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How Associations Can Face the Decline in Employee Engagement

How Associations Can Face the Decline in Employee Engagement

An Associations Now article by Mark Athitakis highlights a decline in employee engagement in the US. The trend has dropped to an 11-year low, though it remains above levels seen between 2000 and 2013, according to a recent Gallup Poll. 

The pandemic worsened this trend, with only 30% of respondents reporting high engagement, down from 36% pre-pandemic. However, the percentage of actively disengaged employees has remained relatively stable.

The study suggests that organizations are struggling to adapt to hybrid work models and foster connections among employees. HR consultant Carly Holm attributes the disengagement partly to the increasingly screen-dominated modern lifestyle, reducing human interaction.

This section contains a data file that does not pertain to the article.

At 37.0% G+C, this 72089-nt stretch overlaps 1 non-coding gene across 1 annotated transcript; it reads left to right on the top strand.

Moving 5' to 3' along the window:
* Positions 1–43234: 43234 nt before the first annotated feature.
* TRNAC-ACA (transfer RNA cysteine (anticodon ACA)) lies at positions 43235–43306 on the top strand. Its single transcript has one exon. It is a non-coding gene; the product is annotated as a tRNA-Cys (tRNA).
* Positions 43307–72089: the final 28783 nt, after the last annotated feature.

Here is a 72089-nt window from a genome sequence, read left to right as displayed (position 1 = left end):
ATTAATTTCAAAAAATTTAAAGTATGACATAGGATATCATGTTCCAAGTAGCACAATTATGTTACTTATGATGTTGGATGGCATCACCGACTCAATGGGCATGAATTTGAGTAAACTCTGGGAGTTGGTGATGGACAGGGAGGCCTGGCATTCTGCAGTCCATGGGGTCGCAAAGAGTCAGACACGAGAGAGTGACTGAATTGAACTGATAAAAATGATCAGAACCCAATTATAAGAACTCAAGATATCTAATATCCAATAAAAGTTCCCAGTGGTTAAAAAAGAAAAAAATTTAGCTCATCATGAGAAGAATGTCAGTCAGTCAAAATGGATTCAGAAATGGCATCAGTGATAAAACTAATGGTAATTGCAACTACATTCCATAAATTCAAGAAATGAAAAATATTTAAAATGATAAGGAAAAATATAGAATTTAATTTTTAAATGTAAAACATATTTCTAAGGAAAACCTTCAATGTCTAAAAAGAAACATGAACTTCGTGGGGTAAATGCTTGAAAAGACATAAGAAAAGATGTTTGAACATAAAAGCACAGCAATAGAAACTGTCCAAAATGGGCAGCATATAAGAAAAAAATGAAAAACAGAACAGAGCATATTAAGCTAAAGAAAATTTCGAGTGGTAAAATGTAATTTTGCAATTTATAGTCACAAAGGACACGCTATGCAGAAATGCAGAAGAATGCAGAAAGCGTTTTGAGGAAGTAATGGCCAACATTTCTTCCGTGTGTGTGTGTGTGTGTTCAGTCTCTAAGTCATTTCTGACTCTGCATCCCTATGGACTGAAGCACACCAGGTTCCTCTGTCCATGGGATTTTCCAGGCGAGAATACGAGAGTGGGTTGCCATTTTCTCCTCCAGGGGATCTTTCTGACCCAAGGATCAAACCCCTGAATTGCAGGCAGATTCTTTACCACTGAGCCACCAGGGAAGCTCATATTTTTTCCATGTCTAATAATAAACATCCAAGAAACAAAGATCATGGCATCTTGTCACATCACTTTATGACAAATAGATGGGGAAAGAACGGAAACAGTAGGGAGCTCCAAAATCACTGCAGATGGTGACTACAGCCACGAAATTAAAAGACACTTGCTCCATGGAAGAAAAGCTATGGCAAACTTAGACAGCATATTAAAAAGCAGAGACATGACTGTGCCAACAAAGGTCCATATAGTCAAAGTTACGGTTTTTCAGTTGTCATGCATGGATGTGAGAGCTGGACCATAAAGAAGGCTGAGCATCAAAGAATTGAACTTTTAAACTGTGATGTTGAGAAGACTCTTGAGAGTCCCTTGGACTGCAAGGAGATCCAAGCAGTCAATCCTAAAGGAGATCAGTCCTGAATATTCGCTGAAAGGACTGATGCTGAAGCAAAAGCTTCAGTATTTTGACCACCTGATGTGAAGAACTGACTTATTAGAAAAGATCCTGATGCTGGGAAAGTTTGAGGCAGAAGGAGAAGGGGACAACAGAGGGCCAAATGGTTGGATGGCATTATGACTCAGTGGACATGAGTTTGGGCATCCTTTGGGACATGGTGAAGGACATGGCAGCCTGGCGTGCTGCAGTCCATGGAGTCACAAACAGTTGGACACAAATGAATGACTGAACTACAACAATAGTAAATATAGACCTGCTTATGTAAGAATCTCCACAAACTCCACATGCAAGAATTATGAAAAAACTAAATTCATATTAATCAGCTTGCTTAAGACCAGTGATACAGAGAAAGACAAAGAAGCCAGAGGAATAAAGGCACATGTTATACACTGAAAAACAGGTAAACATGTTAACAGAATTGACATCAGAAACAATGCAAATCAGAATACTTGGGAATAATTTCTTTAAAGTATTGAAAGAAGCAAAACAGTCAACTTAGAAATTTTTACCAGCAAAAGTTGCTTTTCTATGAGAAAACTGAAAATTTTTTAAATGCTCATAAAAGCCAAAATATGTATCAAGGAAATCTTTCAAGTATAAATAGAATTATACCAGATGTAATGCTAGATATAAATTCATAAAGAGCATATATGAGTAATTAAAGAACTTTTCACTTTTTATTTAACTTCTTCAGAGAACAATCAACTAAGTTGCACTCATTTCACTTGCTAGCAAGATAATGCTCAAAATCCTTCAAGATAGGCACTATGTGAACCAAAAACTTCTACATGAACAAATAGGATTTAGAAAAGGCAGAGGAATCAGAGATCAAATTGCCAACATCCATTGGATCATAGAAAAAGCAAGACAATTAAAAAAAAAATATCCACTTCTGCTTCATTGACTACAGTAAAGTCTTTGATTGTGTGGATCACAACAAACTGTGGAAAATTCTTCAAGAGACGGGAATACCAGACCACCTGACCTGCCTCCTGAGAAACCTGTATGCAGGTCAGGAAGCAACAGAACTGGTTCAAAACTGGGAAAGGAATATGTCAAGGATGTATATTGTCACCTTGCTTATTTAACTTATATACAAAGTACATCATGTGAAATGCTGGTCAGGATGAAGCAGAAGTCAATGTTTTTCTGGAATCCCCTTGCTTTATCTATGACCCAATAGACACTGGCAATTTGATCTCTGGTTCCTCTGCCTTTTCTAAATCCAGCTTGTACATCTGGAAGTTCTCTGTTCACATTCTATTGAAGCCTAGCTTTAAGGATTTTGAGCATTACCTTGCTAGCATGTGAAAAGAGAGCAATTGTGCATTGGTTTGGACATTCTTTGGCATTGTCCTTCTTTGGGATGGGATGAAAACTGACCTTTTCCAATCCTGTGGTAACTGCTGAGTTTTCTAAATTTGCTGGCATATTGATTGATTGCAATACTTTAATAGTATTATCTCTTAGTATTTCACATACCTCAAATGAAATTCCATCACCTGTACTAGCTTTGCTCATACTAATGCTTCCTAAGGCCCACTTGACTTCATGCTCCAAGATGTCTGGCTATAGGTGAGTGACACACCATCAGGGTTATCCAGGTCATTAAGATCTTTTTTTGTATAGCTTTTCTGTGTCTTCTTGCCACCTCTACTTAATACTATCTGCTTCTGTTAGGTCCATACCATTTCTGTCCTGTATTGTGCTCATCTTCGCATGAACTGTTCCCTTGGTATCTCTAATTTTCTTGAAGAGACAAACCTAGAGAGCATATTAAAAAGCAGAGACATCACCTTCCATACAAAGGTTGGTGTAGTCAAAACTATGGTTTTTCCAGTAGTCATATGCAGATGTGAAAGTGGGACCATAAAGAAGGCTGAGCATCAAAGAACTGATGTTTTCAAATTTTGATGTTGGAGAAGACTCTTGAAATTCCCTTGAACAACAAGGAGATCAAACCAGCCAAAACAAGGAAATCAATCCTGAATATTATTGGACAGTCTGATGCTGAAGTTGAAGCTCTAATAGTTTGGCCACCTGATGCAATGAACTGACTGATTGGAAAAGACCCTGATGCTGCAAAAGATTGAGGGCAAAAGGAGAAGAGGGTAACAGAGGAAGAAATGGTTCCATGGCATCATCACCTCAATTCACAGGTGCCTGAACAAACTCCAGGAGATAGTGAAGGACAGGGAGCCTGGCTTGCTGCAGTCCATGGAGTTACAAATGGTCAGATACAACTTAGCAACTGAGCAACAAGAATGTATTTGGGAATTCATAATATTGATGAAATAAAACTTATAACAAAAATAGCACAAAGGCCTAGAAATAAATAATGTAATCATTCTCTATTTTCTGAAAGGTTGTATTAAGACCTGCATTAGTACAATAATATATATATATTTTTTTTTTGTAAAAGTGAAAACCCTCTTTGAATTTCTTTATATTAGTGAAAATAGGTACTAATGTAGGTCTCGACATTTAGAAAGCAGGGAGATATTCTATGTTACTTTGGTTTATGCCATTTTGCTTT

Hybrid work arrangements, aimed at addressing engagement issues, often fall short. Athitakis notes that if office time merely replicates remote work—staring at screens—its benefits won’t be realized. To improve engagement, better scheduling coordination and clearer communication of work purpose are crucial, especially for younger workers.

Athitakis advises managers to shift focus in one-on-one meetings from mere progress updates to discussions about how employees contribute to organizational goals, utilizing their skills, and mapping growth opportunities. This emphasis on purposeful communication can also benefit associations, which can facilitate meaningful connections among members through various means like chapter meetings and networking events.

The decline in employee engagement underscores a broader frustration with belonging. Associations, by promoting a sense of community and purpose, have an opportunity to address this dissatisfaction. Overall, improving engagement requires a shift toward meaningful interactions and a clearer sense of purpose in both the workplace and professional communities.

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